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Review: Neon Genesis Evangelion: The Shinji Ikari Detective Diary Vol. 1

J. Caleb Mozzocco

shinji ikari detective diary 211x300 Review: <i>Neon Genesis Evangelion: The Shinji Ikari Detective Diary Vol. 1</i>Neon Genesis Evangelion: The Shinji Ikari Detective Agency Vol. 1

Written and drawn by Takumi Yoshimura

Dark Horse, $9.99

At what precise point does the expansion of a franchise cross over from abundant to ludicrous? Take the 1995 giant robot, teen angst and Christian iconography anime series Neon Genesis Evangelion, for example. Ignoring the other anime offshoots and video games alone to focus solely on the manga, there’s the original, official adaptation; Neon Genesis Evangelion: Angelic Days, a light-hearted version of the story based on a parallel universe suggested by the anime; Neon Genesis Evangelion: The Shinji Ikari Raising Project, a remixed, retelling as romantic comedy; Neon Genesis Evangelion: Campus Apocalypse, which replaces the giant robots with magical weapons; Neon Genesis Evangelion: Comic Tribute, the recently released, single-volume parody; and now, Neon Genesis Evangelion: The Shinji Ikari Detective Agency, which, as the name suggests, casts the protagonist as a boy detective.

That’s a lot of NGE comics, stretching the franchise in very different directions, with this offshoot being perhaps the most different yet, moving the characters into an entirely different genre rather thoroughly divorced from their home milieu. That said, we’re still safely on the right side of ludicrous, given that this latest series keeps the characters so thoroughly intact and is a highly comic comic, focusing on laughs over drama and fully acknowledging that there’s something laughable about the franchise’s continuous resurrection in newer, weirder forms.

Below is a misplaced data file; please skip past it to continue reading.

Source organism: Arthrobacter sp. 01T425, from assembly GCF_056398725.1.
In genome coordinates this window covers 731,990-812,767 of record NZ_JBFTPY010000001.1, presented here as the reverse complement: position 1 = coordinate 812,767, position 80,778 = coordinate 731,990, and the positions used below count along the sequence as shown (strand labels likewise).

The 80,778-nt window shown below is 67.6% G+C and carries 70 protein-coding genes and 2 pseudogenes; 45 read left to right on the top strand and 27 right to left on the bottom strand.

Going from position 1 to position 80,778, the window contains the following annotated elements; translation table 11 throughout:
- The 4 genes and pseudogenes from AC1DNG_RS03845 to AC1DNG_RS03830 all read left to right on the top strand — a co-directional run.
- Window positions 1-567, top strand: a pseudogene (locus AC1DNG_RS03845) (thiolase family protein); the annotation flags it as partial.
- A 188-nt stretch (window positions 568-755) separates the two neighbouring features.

Manga-ka Takumi Yoshimura introduces us to high schooler Shinji Ikari, a quiet loner who classmates Toji and Kensuke continually rope into hanging out with them…or helping them out, as they are in the process of doing at the beginning of the comic. Apparently, they’ve gotten in trouble with some local yakuza and think Shinji might be able to help him. He agrees to visit the Kaji Ryoji Detective Agency to hire help on their behalf, and there he meets Kaji, Misato, and Pen-Pen, with the penguin apparently serving as lead investigator.

Rather than taking the job, they assign it to Shinji, teaming him up with Kaworu. Through aggressive, even silly, manipulation, the grown-ups quickly have Shinji working for them and living as Kaworu’s new roommate, and the pair regularly investigate mysteries surrounding their own school.

This manga differs a bit from past ones in the amount of attention paid to the male members of the cast, with Shinji and Kaworu front and center, and even Toji, Kensuke, and Kaji introduced early and given the biggest roles. Misato is present from the beginning, but plays a small role in Shinji’s life, no bigger than that of Pen-Pen.